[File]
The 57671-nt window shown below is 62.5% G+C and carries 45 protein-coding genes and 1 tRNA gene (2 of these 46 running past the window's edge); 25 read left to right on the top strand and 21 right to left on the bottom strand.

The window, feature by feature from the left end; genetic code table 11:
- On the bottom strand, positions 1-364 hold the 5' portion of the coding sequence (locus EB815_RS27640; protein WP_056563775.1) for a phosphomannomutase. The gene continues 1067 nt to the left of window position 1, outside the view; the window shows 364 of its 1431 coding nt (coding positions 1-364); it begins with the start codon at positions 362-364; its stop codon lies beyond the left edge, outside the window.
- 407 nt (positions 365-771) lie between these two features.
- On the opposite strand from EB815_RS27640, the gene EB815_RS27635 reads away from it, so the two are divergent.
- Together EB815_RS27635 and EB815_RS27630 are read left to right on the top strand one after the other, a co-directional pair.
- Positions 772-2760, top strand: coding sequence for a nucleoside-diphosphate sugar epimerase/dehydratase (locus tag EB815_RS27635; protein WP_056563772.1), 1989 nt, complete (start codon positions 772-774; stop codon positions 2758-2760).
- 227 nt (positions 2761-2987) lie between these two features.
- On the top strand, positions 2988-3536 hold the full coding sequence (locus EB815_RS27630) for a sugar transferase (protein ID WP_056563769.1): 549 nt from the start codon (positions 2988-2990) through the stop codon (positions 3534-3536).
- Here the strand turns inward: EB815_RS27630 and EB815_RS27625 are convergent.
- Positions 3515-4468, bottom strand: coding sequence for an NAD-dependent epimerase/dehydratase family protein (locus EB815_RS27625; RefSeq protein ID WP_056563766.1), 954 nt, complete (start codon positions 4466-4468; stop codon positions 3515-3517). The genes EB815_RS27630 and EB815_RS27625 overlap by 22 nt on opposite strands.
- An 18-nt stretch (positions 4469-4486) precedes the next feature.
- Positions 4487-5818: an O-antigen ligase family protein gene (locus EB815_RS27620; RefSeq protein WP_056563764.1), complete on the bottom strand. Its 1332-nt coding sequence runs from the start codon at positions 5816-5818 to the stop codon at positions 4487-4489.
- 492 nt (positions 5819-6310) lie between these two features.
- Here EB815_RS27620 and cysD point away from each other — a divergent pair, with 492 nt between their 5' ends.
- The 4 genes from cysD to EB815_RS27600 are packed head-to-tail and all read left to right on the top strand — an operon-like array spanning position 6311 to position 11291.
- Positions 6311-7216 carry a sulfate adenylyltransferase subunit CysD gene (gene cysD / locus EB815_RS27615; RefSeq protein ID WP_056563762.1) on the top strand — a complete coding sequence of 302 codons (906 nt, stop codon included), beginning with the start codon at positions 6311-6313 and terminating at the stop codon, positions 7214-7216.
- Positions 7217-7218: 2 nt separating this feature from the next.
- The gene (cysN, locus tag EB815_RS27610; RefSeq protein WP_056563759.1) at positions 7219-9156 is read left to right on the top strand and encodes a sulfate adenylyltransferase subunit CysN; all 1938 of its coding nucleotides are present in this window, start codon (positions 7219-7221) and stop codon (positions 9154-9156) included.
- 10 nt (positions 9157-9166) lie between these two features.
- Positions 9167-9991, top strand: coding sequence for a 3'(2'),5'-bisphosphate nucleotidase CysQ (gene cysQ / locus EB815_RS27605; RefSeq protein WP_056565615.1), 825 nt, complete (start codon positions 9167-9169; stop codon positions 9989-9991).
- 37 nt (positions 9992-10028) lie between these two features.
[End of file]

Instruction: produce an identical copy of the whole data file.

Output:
The 57671-nt window shown below is 62.5% G+C and carries 45 protein-coding genes and 1 tRNA gene (2 of these 46 running past the window's edge); 25 read left to right on the top strand and 21 right to left on the bottom strand.

The window, feature by feature from the left end; genetic code table 11:
- On the bottom strand, positions 1-364 hold the 5' portion of the coding sequence (locus EB815_RS27640; protein WP_056563775.1) for a phosphomannomutase. The gene continues 1067 nt to the left of window position 1, outside the view; the window shows 364 of its 1431 coding nt (coding positions 1-364); it begins with the start codon at positions 362-364; its stop codon lies beyond the left edge, outside the window.
- 407 nt (positions 365-771) lie between these two features.
- On the opposite strand from EB815_RS27640, the gene EB815_RS27635 reads away from it, so the two are divergent.
- Together EB815_RS27635 and EB815_RS27630 are read left to right on the top strand one after the other, a co-directional pair.
- Positions 772-2760, top strand: coding sequence for a nucleoside-diphosphate sugar epimerase/dehydratase (locus tag EB815_RS27635; protein WP_056563772.1), 1989 nt, complete (start codon positions 772-774; stop codon positions 2758-2760).
- 227 nt (positions 2761-2987) lie between these two features.
- On the top strand, positions 2988-3536 hold the full coding sequence (locus EB815_RS27630) for a sugar transferase (protein ID WP_056563769.1): 549 nt from the start codon (positions 2988-2990) through the stop codon (positions 3534-3536).
- Here the strand turns inward: EB815_RS27630 and EB815_RS27625 are convergent.
- Positions 3515-4468, bottom strand: coding sequence for an NAD-dependent epimerase/dehydratase family protein (locus EB815_RS27625; RefSeq protein ID WP_056563766.1), 954 nt, complete (start codon positions 4466-4468; stop codon positions 3515-3517). The genes EB815_RS27630 and EB815_RS27625 overlap by 22 nt on opposite strands.
- An 18-nt stretch (positions 4469-4486) precedes the next feature.
- Positions 4487-5818: an O-antigen ligase family protein gene (locus EB815_RS27620; RefSeq protein WP_056563764.1), complete on the bottom strand. Its 1332-nt coding sequence runs from the start codon at positions 5816-5818 to the stop codon at positions 4487-4489.
- 492 nt (positions 5819-6310) lie between these two features.
- Here EB815_RS27620 and cysD point away from each other — a divergent pair, with 492 nt between their 5' ends.
- The 4 genes from cysD to EB815_RS27600 are packed head-to-tail and all read left to right on the top strand — an operon-like array spanning position 6311 to position 11291.
- Positions 6311-7216 carry a sulfate adenylyltransferase subunit CysD gene (gene cysD / locus EB815_RS27615; RefSeq protein ID WP_056563762.1) on the top strand — a complete coding sequence of 302 codons (906 nt, stop codon included), beginning with the start codon at positions 6311-6313 and terminating at the stop codon, positions 7214-7216.
- Positions 7217-7218: 2 nt separating this feature from the next.
- The gene (cysN, locus tag EB815_RS27610; RefSeq protein WP_056563759.1) at positions 7219-9156 is read left to right on the top strand and encodes a sulfate adenylyltransferase subunit CysN; all 1938 of its coding nucleotides are present in this window, start codon (positions 7219-7221) and stop codon (positions 9154-9156) included.
- 10 nt (positions 9157-9166) lie between these two features.
- Positions 9167-9991, top strand: coding sequence for a 3'(2'),5'-bisphosphate nucleotidase CysQ (gene cysQ / locus EB815_RS27605; RefSeq protein WP_056565615.1), 825 nt, complete (start codon positions 9167-9169; stop codon positions 9989-9991).
- 37 nt (positions 9992-10028) lie between these two features.